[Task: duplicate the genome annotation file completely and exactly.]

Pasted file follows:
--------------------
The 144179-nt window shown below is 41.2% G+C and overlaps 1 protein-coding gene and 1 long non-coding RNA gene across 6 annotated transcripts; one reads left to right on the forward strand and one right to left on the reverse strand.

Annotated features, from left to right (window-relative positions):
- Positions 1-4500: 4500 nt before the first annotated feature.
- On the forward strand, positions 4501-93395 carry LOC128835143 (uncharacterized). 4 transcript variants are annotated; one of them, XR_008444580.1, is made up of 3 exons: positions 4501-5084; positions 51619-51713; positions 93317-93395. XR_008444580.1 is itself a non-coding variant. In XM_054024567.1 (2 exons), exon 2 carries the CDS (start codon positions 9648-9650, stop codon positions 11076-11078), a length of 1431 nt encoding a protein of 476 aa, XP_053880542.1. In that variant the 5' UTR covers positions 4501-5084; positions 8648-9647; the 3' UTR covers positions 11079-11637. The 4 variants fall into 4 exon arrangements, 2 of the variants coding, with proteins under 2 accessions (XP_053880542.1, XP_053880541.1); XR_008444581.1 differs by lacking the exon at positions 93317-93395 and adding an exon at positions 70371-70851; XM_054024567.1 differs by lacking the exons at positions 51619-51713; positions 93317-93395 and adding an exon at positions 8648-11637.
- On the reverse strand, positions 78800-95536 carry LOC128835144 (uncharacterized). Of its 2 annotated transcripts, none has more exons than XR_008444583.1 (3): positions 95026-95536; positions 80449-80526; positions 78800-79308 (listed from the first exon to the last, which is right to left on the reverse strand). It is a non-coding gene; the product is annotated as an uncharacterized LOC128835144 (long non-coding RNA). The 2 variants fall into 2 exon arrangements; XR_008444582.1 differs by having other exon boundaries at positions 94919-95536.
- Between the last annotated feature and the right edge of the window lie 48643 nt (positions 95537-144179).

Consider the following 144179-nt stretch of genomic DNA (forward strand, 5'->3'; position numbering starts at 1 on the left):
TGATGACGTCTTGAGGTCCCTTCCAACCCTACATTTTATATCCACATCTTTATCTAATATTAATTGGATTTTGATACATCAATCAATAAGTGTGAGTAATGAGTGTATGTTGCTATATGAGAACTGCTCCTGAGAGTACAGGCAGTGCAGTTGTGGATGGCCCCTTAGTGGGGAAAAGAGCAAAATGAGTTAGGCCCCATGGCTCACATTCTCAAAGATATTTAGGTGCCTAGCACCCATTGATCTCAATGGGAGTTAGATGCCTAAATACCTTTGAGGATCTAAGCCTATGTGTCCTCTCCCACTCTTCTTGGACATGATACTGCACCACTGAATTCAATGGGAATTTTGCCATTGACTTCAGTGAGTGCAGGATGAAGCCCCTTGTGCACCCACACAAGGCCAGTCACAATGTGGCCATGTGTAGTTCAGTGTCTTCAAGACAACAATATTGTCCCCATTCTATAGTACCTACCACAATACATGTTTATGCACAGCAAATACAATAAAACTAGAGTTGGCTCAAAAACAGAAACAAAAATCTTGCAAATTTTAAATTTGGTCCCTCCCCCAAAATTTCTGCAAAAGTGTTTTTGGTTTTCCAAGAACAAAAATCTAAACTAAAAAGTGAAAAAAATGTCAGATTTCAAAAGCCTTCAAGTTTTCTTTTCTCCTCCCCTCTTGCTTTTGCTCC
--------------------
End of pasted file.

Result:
The 144179-nt window shown below is 41.2% G+C and overlaps 1 protein-coding gene and 1 long non-coding RNA gene across 6 annotated transcripts; one reads left to right on the forward strand and one right to left on the reverse strand.

Annotated features, from left to right (window-relative positions):
- Positions 1-4500: 4500 nt before the first annotated feature.
- On the forward strand, positions 4501-93395 carry LOC128835143 (uncharacterized). 4 transcript variants are annotated; one of them, XR_008444580.1, is made up of 3 exons: positions 4501-5084; positions 51619-51713; positions 93317-93395. XR_008444580.1 is itself a non-coding variant. In XM_054024567.1 (2 exons), exon 2 carries the CDS (start codon positions 9648-9650, stop codon positions 11076-11078), a length of 1431 nt encoding a protein of 476 aa, XP_053880542.1. In that variant the 5' UTR covers positions 4501-5084; positions 8648-9647; the 3' UTR covers positions 11079-11637. The 4 variants fall into 4 exon arrangements, 2 of the variants coding, with proteins under 2 accessions (XP_053880542.1, XP_053880541.1); XR_008444581.1 differs by lacking the exon at positions 93317-93395 and adding an exon at positions 70371-70851; XM_054024567.1 differs by lacking the exons at positions 51619-51713; positions 93317-93395 and adding an exon at positions 8648-11637.
- On the reverse strand, positions 78800-95536 carry LOC128835144 (uncharacterized). Of its 2 annotated transcripts, none has more exons than XR_008444583.1 (3): positions 95026-95536; positions 80449-80526; positions 78800-79308 (listed from the first exon to the last, which is right to left on the reverse strand). It is a non-coding gene; the product is annotated as an uncharacterized LOC128835144 (long non-coding RNA). The 2 variants fall into 2 exon arrangements; XR_008444582.1 differs by having other exon boundaries at positions 94919-95536.
- Between the last annotated feature and the right edge of the window lie 48643 nt (positions 95537-144179).

Consider the following 144179-nt stretch of genomic DNA (forward strand, 5'->3'; position numbering starts at 1 on the left):
TGATGACGTCTTGAGGTCCCTTCCAACCCTACATTTTATATCCACATCTTTATCTAATATTAATTGGATTTTGATACATCAATCAATAAGTGTGAGTAATGAGTGTATGTTGCTATATGAGAACTGCTCCTGAGAGTACAGGCAGTGCAGTTGTGGATGGCCCCTTAGTGGGGAAAAGAGCAAAATGAGTTAGGCCCCATGGCTCACATTCTCAAAGATATTTAGGTGCCTAGCACCCATTGATCTCAATGGGAGTTAGATGCCTAAATACCTTTGAGGATCTAAGCCTATGTGTCCTCTCCCACTCTTCTTGGACATGATACTGCACCACTGAATTCAATGGGAATTTTGCCATTGACTTCAGTGAGTGCAGGATGAAGCCCCTTGTGCACCCACACAAGGCCAGTCACAATGTGGCCATGTGTAGTTCAGTGTCTTCAAGACAACAATATTGTCCCCATTCTATAGTACCTACCACAATACATGTTTATGCACAGCAAATACAATAAAACTAGAGTTGGCTCAAAAACAGAAACAAAAATCTTGCAAATTTTAAATTTGGTCCCTCCCCCAAAATTTCTGCAAAAGTGTTTTTGGTTTTCCAAGAACAAAAATCTAAACTAAAAAGTGAAAAAAATGTCAGATTTCAAAAGCCTTCAAGTTTTCTTTTCTCCTCCCCTCTTGCTTTTGCTCC